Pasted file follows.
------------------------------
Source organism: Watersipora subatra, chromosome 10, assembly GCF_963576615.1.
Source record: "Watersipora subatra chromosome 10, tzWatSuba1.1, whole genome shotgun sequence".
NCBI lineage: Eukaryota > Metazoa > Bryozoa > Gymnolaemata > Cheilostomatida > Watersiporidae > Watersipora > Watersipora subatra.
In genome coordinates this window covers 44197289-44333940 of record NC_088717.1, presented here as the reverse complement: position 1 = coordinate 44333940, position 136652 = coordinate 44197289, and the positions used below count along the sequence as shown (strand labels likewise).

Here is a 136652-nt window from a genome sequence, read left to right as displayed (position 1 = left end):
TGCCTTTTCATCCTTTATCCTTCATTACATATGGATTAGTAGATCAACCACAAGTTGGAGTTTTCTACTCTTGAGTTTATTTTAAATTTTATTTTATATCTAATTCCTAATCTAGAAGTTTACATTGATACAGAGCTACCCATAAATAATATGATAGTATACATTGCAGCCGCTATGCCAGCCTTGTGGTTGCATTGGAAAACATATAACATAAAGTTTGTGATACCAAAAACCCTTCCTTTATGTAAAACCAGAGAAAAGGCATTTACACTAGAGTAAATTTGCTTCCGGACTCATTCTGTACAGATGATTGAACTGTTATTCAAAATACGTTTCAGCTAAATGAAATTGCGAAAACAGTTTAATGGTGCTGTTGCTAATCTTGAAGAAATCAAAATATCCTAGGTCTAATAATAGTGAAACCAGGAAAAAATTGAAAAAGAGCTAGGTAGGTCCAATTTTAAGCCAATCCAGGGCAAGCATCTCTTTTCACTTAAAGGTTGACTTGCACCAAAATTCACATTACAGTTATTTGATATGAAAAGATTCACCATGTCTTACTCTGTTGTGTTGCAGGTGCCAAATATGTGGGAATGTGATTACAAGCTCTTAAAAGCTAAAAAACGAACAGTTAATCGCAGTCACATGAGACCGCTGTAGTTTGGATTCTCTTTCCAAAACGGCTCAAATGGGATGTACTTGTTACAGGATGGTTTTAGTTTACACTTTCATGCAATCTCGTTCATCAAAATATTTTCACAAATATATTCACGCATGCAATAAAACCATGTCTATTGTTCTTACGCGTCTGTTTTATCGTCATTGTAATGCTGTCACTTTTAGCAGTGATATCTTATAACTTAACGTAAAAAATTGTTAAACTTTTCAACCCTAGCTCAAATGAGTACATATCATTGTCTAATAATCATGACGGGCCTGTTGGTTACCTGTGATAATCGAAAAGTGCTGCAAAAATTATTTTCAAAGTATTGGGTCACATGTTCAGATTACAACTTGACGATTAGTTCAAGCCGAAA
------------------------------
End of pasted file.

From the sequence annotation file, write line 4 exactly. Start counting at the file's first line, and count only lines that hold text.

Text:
In genome coordinates this window covers 44197289-44333940 of record NC_088717.1, presented here as the reverse complement: position 1 = coordinate 44333940, position 136652 = coordinate 44197289, and the positions used below count along the sequence as shown (strand labels likewise).